‘Just make Malay music’: Yuna recounts words from a label exec 11 years ago

Unless you’ve been living under a rock, you’ve probably heard of Malaysian singer-songwriter Yunalis binti Mat Zara’ai, aka Yuna. The Kedah-born singer moved to Los Angeles at the age of 23 to pursue her musical career and found success there.

Earlier today, Yuna, 33, uploaded a post in her Instagram stories, sharing something that happened to her back in 2009, when she was trying to promote her music.

Yuna shared a post on her Instagram stories about an incident that happened to her when she was trying to sell her music. Photo: Yuna/Instagram

She had met with a representative from a major music label in Malaysia who was looking to sign her. During the meeting, she asked them for help to market her English songs so she could promote them internationally. But the record label shot her request down, claiming that it wouldn’t be good for business. 

“Yuna, no one will want to listen to your English music, just make Malay music,” Yuna quoted the rep in her online post. According to Yuna, the label had proposed that she made nine Malay songs and only one English song.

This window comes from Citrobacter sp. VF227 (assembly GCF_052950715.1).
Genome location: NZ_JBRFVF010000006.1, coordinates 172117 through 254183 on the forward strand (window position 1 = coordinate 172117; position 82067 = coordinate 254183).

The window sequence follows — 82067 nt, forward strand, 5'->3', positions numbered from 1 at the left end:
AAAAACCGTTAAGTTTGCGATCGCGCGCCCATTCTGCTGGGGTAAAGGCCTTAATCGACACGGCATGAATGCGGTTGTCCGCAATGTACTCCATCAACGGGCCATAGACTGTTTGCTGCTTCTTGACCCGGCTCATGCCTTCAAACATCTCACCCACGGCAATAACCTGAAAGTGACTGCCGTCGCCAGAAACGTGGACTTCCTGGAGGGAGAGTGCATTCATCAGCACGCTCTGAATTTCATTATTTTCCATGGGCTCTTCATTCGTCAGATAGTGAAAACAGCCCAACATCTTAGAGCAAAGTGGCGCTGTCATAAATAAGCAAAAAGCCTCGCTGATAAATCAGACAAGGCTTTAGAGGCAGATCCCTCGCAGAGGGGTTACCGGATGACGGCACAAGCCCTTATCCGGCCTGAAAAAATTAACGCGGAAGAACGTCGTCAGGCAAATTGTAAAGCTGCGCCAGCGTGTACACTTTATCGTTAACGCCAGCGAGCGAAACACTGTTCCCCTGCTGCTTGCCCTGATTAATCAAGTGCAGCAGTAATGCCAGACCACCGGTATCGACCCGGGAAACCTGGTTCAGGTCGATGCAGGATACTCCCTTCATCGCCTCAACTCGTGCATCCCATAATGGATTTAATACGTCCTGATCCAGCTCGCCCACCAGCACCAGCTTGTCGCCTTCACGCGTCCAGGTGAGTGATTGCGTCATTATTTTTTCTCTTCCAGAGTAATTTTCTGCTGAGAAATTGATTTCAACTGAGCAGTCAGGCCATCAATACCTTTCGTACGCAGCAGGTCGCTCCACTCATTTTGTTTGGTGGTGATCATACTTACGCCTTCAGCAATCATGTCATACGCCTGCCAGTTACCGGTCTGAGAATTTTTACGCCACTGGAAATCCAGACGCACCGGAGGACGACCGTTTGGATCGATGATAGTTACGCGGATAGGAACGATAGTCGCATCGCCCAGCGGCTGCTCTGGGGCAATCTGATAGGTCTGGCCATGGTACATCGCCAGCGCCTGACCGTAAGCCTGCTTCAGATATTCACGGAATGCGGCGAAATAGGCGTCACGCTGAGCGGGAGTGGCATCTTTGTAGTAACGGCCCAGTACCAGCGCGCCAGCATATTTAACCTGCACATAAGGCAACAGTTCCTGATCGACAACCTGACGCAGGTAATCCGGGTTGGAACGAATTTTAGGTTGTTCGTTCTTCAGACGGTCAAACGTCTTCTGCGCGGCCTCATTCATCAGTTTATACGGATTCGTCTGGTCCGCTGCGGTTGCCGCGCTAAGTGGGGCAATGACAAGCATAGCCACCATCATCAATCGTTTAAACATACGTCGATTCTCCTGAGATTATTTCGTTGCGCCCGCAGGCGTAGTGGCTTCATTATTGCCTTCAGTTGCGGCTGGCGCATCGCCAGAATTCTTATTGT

Instead of bowing to pressure, Yuna stood her ground and politely thanked the label, telling them that she would get back on the offer — but she didn’t. Eleven years later, she is now the only Malaysian singer making a name for herself in the U.S. 

In a subsequent post today, Yuna shared photos of her success in the past decade, including her successful single Crush featuring R&B star Usher that peaked at No. 3 on the US Adult R&B Billboard chart.

Yuna shares a subsequent Instagram story compiling her moments of success. Photo: Yuna/Instagram

Another proud achievement of hers was to be featured on the Times Square billboard in New York three times. The first time happened four years ago in November when the singer was featured on the iconic Nasdaq billboard to promote her third international studio album, Chapters.

“Your goals may sound crazy to others and that’s ok,” her Instagram post read. “Just don’t let yourself believe them when they tell you ‘You can never do it.”

But Yuna has not forgotten her roots and continues to sing in Malay from time to time, such as Pulang (Come back), Sayang (Love), and Tiada Akhir (No end).

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This article, ‘Just make Malay music’: Yuna recounts words from a label exec 11 years ago, originally appeared on Coconuts, Asia's leading alternative media company. Want more Coconuts? Sign up for our newsletters!